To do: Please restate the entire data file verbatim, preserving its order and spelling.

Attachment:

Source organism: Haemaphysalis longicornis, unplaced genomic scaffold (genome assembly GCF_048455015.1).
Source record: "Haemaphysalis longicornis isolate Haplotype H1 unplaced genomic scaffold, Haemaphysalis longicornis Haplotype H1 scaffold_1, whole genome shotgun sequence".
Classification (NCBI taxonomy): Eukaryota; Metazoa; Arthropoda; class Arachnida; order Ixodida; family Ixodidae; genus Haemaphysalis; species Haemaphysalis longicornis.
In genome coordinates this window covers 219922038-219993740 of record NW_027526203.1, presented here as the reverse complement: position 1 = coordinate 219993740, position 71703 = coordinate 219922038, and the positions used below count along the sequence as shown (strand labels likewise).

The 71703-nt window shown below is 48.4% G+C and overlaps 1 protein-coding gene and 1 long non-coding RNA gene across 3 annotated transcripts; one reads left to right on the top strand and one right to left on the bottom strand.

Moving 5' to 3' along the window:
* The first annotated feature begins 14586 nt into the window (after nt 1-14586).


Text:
Source organism: Haemaphysalis longicornis, unplaced genomic scaffold (genome assembly GCF_048455015.1).
Source record: "Haemaphysalis longicornis isolate Haplotype H1 unplaced genomic scaffold, Haemaphysalis longicornis Haplotype H1 scaffold_1, whole genome shotgun sequence".
Classification (NCBI taxonomy): Eukaryota; Metazoa; Arthropoda; class Arachnida; order Ixodida; family Ixodidae; genus Haemaphysalis; species Haemaphysalis longicornis.
In genome coordinates this window covers 219922038-219993740 of record NW_027526203.1, presented here as the reverse complement: position 1 = coordinate 219993740, position 71703 = coordinate 219922038, and the positions used below count along the sequence as shown (strand labels likewise).

The 71703-nt window shown below is 48.4% G+C and overlaps 1 protein-coding gene and 1 long non-coding RNA gene across 3 annotated transcripts; one reads left to right on the top strand and one right to left on the bottom strand.

Moving 5' to 3' along the window:
* The first annotated feature begins 14586 nt into the window (after nt 1-14586).